At some point in your work comp claim, you will almost certainly receive a letter or notice from the insurance company advising you that you have reached Maximum Medical Improvement (MMI). After receiving such a notice, these are some of the questions you may have:
What is MMI?
Will it have an effect on my benefits?
Can I dispute a finding of MMI?
What is Maximum Medical Improvement (MMI)? The concept of MMI was added to Minnesota work comp law in 1984. It applies only to injuries which occur on or after October 1, 1984, which basically means pretty much all claims that are ongoing these days. The most recent definition contained in the work comp statutes (subdivision 13a.) states:
“Maximum medical improvement” means the date after which no further significant recovery from or significant lasting improvement to a personal injury can reasonably be anticipated, based upon reasonable medical probability, irrespective and regardless of subjective complaints of pain.”
Simply put, it means that you are not expected to get any better, even though you may have ongoing pain or work restrictions related to your injury. If there are no additional treatment recommendations, no pending surgeries and no reasonable expectation of significant improvement, then you have probably reached MMI. The fact that you may get worse does not mean you haven’t reached MMI.
What effect will a finding of MMI have on your work comp benefits? The most direct affect will be on your receipt of weekly wage loss benefits, specifically, Temporary Total Disability benefits (TTD). The law provides that TTD benefits will cease 90 days after you have been provided with notice of MMI. “Notice” means that the insurance company must provide you with a written report or documentation of MMI. Typically, this means that the insurance company mails you a copy of a medical note or report which gives the opinion that you have reached MMI. This opinion can come from your own physician or from a doctor which the insurance company sends you to for an Independent Medical Exam (IME).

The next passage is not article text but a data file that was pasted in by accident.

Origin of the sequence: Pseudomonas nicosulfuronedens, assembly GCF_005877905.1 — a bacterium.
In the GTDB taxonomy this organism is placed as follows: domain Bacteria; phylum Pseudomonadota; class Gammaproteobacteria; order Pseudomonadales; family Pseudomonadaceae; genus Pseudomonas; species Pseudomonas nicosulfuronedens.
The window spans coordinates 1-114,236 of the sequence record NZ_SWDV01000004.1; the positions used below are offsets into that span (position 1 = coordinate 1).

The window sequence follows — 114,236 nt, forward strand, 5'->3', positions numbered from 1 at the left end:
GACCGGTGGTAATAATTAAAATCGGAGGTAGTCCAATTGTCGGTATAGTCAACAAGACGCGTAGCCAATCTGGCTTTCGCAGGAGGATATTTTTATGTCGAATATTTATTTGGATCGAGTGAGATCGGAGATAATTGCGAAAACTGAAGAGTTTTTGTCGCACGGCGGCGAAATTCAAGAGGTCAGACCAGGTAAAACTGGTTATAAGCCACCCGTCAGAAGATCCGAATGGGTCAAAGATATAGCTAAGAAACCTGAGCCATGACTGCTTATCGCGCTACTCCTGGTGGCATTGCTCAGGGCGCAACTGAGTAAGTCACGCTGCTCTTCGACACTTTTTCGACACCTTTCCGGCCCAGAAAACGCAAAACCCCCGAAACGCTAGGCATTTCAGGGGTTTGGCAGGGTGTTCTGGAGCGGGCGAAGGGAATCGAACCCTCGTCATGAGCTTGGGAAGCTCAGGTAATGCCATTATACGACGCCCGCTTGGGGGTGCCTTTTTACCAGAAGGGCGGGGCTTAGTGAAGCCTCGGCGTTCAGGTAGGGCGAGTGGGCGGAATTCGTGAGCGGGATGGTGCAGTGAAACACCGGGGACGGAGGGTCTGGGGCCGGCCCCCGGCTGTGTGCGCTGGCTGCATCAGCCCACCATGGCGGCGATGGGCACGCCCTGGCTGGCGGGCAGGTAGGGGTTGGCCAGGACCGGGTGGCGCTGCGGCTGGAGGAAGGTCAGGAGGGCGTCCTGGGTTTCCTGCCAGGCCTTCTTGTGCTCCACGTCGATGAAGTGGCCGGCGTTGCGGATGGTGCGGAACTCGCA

Can my TTD benefits be discontinued based upon MMI even if I remain out of work and still have restrictions? Unfortunately, yes.
Does a finding of MMI affect my temporary partial disability benefits (TPD)? No. If you still have restrictions from the work injury and are working but earning less than your pre-injury wage, a finding of MMI does not affect your partial wage loss benefits.
Will a finding of MMI affect my entitlement to ongoing medical care for the work injury? Technically no, but some insurance companies will take the position that if you have reached MMI you don’t need any additional medical care. You may need to hire a lawyer or fight with the insurance company for payment of additional medical bills or authorization for medical care.
Can I dispute or fight a finding of MMI? Yes you can. If an insurance company doctor says you have reached MMI but your treating physician disagrees, you may have a good chance at a hearing to overturn the MMI finding. The insurance company doctor will almost always give the insurance company the opinion they want (and are paying for) but it isn’t always consistent with the medical evidence or the opinions of your treating doctor. If you are fortunate enough to have a treating doctor who is supportive of your claim and willing to write a report, you have a very good chance of winning at a hearing. That’s why it’s very important to choose your physician carefully when you have a work comp claim.
The concept of MMI can be confusing and can have a significant impact on your work comp claim. It is important to know that you have the right to contest an MMI finding and to fight the insurance company if you disagree with any determination they make on your claim. It’s a good idea to consult an experienced work comp attorney anytime the issue of MMI arises on your claim. Most attorneys will be happy to provide you with information or a free consultation about your claim and whether you need legal assistance. At Bradt Law Offices, we have been providing work comp help to injured workers throughout northern Minnesota for 30 years. Please feel free to contact us at any time with questions about your claim or the work comp system. Your initial consultation is always free and you will always get an honest opinion about your case and whether you need a lawyer.
Thank you for visiting our blog and please read through some of our other blog posts for more information on a variety of work comp topics.